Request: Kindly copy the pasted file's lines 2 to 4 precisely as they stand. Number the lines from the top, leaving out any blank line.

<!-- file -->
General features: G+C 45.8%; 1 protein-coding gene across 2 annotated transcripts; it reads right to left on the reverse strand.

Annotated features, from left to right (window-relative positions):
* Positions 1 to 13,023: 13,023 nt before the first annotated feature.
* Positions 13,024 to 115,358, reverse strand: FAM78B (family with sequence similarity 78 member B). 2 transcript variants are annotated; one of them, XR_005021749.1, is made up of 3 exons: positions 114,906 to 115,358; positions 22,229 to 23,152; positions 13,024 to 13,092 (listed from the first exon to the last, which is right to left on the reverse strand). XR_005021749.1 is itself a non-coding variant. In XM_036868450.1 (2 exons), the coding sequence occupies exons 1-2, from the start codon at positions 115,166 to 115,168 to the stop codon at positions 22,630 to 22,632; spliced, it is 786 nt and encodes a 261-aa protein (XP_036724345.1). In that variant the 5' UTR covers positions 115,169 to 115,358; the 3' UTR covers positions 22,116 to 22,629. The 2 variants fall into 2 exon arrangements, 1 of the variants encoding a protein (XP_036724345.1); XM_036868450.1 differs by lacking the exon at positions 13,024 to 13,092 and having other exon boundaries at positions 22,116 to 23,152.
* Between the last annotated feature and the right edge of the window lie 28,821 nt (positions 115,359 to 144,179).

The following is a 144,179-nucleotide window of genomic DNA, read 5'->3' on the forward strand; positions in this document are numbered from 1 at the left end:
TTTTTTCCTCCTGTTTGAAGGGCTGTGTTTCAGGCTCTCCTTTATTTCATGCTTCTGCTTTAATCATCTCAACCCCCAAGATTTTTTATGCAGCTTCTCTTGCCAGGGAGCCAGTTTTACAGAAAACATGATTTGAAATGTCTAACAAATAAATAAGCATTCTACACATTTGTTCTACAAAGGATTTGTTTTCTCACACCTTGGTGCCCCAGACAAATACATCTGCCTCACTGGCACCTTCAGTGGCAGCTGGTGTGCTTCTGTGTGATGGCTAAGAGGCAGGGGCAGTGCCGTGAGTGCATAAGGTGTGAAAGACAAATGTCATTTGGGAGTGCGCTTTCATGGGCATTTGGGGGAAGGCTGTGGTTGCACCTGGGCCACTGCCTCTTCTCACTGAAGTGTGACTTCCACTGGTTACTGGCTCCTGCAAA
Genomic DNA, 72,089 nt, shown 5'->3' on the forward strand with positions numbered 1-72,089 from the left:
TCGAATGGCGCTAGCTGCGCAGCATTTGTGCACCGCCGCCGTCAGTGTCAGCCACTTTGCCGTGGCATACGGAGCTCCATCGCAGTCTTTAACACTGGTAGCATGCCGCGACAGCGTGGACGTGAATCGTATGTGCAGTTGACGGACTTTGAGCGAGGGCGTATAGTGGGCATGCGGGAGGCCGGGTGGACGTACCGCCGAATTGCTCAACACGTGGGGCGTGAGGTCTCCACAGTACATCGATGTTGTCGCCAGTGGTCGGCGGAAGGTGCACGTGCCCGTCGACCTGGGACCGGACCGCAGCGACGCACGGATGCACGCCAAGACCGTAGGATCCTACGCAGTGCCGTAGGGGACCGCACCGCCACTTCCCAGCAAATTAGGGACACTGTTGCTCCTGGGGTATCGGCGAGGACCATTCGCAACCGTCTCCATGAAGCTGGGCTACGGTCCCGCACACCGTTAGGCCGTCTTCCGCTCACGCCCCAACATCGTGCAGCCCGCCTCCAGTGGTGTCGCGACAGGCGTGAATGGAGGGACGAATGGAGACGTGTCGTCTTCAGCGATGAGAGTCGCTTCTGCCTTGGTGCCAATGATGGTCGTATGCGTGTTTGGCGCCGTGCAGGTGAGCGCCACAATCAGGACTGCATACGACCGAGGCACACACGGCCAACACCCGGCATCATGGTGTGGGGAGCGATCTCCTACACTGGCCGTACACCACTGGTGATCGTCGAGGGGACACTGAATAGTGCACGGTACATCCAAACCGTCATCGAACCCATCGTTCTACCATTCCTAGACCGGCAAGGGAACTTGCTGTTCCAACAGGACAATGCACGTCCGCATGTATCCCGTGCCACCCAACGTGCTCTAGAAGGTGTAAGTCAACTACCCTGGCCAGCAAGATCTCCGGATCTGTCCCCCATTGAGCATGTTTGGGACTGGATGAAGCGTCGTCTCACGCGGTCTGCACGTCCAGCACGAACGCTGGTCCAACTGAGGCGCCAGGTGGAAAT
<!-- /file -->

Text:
Annotated features, from left to right (window-relative positions):
* Positions 1 to 13,023: 13,023 nt before the first annotated feature.
* Positions 13,024 to 115,358, reverse strand: FAM78B (family with sequence similarity 78 member B). 2 transcript variants are annotated; one of them, XR_005021749.1, is made up of 3 exons: positions 114,906 to 115,358; positions 22,229 to 23,152; positions 13,024 to 13,092 (listed from the first exon to the last, which is right to left on the reverse strand). XR_005021749.1 is itself a non-coding variant. In XM_036868450.1 (2 exons), the coding sequence occupies exons 1-2, from the start codon at positions 115,166 to 115,168 to the stop codon at positions 22,630 to 22,632; spliced, it is 786 nt and encodes a 261-aa protein (XP_036724345.1). In that variant the 5' UTR covers positions 115,169 to 115,358; the 3' UTR covers positions 22,116 to 22,629. The 2 variants fall into 2 exon arrangements, 1 of the variants encoding a protein (XP_036724345.1); XM_036868450.1 differs by lacking the exon at positions 13,024 to 13,092 and having other exon boundaries at positions 22,116 to 23,152.